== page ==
5. Equally, such a broadening of the differentiated or integrated application of Intensive Interaction should give us different analytic planes from which to analyse, discuss and further develop the theoretical models (e.g. of care or education or therapy) underpinning our approach; further detailed theoretical work supporting more powerful arguments for the adoption of Intensive Interaction across more (or broader) groups.

However, I think that there are some potential Cons (or negative potential outcomes) to this development, including:

  1. Such a wide-ranging differentiated use of Intensive Interaction (i.e. differentiated by user group, outcome focus, or care/educational context) could potentially dilute the power of the approach if it isn’t conceptualised and practiced correctly. This may occur through practice drift away from the accepted core principles and practices of the more historic undifferentiated use of the approach if it is loaded in with other things.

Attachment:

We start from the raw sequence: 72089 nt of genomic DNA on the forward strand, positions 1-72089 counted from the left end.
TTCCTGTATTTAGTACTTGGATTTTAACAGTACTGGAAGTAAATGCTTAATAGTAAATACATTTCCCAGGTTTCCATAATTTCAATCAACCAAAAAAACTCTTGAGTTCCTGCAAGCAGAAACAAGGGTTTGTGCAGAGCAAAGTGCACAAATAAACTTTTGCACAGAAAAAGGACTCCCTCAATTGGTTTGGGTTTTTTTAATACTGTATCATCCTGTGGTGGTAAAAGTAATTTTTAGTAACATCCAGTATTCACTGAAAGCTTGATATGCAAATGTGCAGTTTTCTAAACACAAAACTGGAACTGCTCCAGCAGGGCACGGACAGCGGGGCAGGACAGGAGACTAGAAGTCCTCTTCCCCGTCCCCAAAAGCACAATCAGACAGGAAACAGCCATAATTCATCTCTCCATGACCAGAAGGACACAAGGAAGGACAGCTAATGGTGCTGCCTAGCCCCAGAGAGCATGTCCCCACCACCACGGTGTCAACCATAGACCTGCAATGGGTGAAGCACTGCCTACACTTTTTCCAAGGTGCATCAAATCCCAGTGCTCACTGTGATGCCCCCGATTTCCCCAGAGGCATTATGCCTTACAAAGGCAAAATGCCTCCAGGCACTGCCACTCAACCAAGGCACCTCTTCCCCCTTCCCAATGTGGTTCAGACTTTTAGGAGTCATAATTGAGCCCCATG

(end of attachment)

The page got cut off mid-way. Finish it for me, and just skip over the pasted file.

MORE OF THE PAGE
2. If Intensive Interaction is seen and practiced as some integrated add-on to, or extra aspect of, some other approaches (and not conceptualised as an approach in and of itself), the supporting evidence base and literature may no longer fully support such a use. Such a position may weaken otherwise robust research and academic claims made for its utility and effectiveness.